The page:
In this video, I head to Nicaragua for the very first time and share with you my adventures with the locals.
Produced by: Patricia Serrano & Lauren Spiegel
Edited by: Patricia Serrano
In February 2013, I bought a one-way ticket down to Managua, Nicaragua's capital on Spirit Airlines for less than $200 (stopover in Fort Lauderdale, arriving into Managua at 1AM - it was delayed until 3AM) and I didn't know what to expect. My Spanish was rusty but I figured I'd pick up a few words along the way. This was my first time in Nicaragua. Actually, it was my first time in Central America. I was beckoned by my good friend Kelly Rego to come along to volunteer in Nicaragua with the non-profit she manages called The Gwapa Project. So I did.
Apparently there are no addresses in Nicaragua so in order to find the hotel, we had to ask a local and then another local and then another local to find the hotel we were staying at.
We stayed at Villa Isabella, an intimate little bed and breakfast in the heart of the town. It was quite a walk to the beach but we really needed to be at a place that was close to where we were volunteering.
I went down to San Juan del Sur to volunteer at Barrio Planta Project (Proyecto Barrio Planta), a non-profit organization that offers free English and art classes to the kids and adults in the local community. Volunteering is a great way to get into a heart of a town. After a week of volunteering, I met so many people - other volunteers, teachers, kids, the parents of the kids and by the end of the week, I knew the whole town! The kids were calling my name on the streets. "Hola, Patricia!", running up to me and hugging me. We were practically locals. The people in the community were also so warm and loving. I really appreciated their hospitality.
If you want to volunteer at an organization, you can go through a company that arranges packages for you or you can like me, independently arrange it yourself with your friends.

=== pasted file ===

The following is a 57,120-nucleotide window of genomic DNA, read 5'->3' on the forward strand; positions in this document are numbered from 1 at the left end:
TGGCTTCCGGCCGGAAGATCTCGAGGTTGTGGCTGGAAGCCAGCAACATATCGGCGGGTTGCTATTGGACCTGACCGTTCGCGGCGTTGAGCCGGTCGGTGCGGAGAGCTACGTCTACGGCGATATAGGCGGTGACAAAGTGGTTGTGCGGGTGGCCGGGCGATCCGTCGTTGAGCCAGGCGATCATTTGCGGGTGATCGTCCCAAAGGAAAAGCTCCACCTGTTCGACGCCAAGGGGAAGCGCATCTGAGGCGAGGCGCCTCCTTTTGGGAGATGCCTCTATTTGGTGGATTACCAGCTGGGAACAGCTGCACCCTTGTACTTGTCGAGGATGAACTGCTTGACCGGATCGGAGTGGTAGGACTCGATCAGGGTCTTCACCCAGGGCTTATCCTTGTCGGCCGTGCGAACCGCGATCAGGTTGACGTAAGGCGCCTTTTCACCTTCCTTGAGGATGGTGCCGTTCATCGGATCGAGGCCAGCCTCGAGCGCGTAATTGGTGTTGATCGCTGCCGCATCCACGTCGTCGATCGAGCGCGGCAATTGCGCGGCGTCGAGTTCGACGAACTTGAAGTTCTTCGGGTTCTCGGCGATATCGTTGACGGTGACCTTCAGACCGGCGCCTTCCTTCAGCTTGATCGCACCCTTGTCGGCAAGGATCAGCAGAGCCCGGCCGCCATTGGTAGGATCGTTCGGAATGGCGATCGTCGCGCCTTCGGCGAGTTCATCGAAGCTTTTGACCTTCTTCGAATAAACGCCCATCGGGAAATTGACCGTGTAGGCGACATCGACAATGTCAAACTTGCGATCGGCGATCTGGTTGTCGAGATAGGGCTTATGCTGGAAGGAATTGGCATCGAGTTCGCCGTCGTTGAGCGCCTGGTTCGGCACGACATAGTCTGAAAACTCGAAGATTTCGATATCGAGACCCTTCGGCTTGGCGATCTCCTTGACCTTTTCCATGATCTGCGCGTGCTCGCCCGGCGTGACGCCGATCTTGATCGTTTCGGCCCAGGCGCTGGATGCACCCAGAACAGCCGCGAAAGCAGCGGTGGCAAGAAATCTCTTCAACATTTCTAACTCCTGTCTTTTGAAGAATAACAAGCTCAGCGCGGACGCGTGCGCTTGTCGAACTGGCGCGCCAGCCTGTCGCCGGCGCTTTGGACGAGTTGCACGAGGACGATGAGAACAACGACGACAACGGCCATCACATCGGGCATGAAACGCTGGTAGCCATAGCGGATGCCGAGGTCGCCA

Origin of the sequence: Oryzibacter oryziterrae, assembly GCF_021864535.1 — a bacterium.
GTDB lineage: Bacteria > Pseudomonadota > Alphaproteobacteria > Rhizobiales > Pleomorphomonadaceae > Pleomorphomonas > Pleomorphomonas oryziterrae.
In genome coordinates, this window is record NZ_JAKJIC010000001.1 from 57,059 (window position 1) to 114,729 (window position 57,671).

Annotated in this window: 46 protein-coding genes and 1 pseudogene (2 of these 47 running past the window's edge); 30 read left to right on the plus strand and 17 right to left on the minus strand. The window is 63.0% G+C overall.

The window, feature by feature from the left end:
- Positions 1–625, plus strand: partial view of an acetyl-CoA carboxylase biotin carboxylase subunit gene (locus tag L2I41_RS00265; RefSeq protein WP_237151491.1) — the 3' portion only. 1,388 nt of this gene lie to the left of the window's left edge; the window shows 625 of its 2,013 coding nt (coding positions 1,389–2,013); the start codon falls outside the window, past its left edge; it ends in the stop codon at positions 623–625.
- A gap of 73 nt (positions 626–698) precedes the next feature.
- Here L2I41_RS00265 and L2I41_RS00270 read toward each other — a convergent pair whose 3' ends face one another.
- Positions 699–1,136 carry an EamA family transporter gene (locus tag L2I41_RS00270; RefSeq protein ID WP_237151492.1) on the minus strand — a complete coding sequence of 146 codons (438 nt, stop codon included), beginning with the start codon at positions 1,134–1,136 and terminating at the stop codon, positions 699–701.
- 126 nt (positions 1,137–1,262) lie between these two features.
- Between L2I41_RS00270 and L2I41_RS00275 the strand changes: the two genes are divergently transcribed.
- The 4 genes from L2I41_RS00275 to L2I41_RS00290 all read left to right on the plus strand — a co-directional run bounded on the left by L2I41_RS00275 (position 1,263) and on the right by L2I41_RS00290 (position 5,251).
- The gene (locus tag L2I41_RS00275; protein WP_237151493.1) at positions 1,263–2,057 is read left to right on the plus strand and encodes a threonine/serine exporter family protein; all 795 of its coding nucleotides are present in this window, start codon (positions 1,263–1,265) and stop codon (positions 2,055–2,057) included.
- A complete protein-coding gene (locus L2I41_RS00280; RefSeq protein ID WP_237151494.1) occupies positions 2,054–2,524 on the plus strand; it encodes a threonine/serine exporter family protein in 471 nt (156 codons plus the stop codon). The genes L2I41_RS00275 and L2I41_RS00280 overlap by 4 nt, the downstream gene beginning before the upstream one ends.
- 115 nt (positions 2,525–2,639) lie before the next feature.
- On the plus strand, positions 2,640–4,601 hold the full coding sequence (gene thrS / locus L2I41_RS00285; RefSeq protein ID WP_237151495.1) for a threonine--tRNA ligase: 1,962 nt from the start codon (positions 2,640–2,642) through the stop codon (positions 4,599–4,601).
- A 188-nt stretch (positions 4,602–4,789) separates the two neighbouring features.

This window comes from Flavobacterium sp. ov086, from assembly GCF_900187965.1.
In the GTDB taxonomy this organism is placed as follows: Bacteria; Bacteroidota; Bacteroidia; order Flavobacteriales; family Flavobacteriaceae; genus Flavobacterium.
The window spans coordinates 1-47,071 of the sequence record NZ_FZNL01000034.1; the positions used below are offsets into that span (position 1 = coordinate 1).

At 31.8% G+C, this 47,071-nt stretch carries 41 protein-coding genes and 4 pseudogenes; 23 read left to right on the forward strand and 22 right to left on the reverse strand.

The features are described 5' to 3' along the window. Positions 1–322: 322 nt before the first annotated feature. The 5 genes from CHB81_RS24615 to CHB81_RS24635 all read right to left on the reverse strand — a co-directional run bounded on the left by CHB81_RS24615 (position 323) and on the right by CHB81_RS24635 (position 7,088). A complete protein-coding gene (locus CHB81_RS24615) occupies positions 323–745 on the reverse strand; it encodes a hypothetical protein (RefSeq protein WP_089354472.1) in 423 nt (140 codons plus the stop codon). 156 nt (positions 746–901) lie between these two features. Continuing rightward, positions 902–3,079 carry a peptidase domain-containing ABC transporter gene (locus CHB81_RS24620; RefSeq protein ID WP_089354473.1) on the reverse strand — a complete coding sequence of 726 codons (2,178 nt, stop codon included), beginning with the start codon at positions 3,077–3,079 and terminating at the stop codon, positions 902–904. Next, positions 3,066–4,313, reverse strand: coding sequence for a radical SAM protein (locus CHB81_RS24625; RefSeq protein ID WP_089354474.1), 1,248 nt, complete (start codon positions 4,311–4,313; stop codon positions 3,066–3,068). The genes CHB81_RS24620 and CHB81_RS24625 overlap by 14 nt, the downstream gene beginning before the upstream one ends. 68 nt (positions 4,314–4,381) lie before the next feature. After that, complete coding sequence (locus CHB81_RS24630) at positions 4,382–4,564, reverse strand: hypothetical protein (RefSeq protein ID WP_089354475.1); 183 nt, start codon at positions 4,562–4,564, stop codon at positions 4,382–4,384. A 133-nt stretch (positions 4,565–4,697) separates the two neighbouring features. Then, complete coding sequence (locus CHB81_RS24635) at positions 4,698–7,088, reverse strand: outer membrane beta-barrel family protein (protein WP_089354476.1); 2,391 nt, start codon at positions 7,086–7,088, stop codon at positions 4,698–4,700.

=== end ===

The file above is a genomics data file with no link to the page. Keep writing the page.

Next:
Usually the people who run the non-profits know each other so if they can't accommodate you, they can put you in touch with those who can.
Through one of the teachers at Barrio Planta Project, I met a local guy, Luis at a surf shop Surf Nica Waves who agreed to take me on an adventure to the local market and to make a local Nicaraguan dinner for me. It turns out that we were making dinner for 30 people! It was a Nicaraguan feast! The crazy thing was everything - including the alcohol and the fish cost approximately $US30. Another local tip: If you're paying $US10 for a meal, you're paying way too much. Local prices range from $US3-5 a meal)
Although the waves on beach at San Juan del Sur itself were not that surfeable, Playa Hermosa was a short drive away through a very bumpy dirt road. I went to this beach twice during my stay and I recommend going their by motorbike. It was much less bumpy than when we went there my a 4x4. I know I was much less nauseous after I got off the motorbike. An absolutely beautiful and pristine beach, it plays host to the Earthship Pitaya music and surf festival every year. Survivor Nicaragua was also hosted on this beach. There's a lone rock not too far from the shore where one of the show's contestants were dropped on to "survive" there for a few days.
There is one hotel and one restaurant on the beach. Shared or private housing is available at the Playa Hermosa Beach Hotel. A really rustic place, there is no air-conditioning. Mosquito nets are available on the beds and lockers are available for your valuables. I had a lovely Nicaraguan breakfast (rice and beans with plantains and the salty cheese) on the beach. No complaints there.
I also did a little bit of zip-lining through the forest canopies. I booked a zipline tour through (COMPANY NAME HERE) It was really, really fun way to see the howler monkeys close up. [VIDEO/screenshot coming soon]
We were waaaaay off the beaten path here in Pochomil. We rented a mansion practically for less than $ /night. We ATVed down our private beach and jumped off a dock.
With one day left in Nicaragua, I had two choices - to go visit Granada or Leon. Granada is one of those beautiful towns that are architecturally pretty but volcano boarding was calling out my name. So I headed to the Big Foot Lodge for one night and brought my go pro with me.
It was awesome and I don't regret it one bit. Although in hindsight what I did was pretty reckless and I could have seriously been hurt, but thank goodness I wasn't. Although I ended up having a lot of volcano soot in my fingernails, my nose, my ears and my eyes. Yikes! Thank goodness that I had my goggles on. Next time I do this, however, I will also be wearing an oxygen mask.
Hike a Volcano
ATV in Pochomil
Big Foot Lodge - Leon - and go volcano boarding!
Rent a House in Pochomil
Macua - local Nicaraguan drink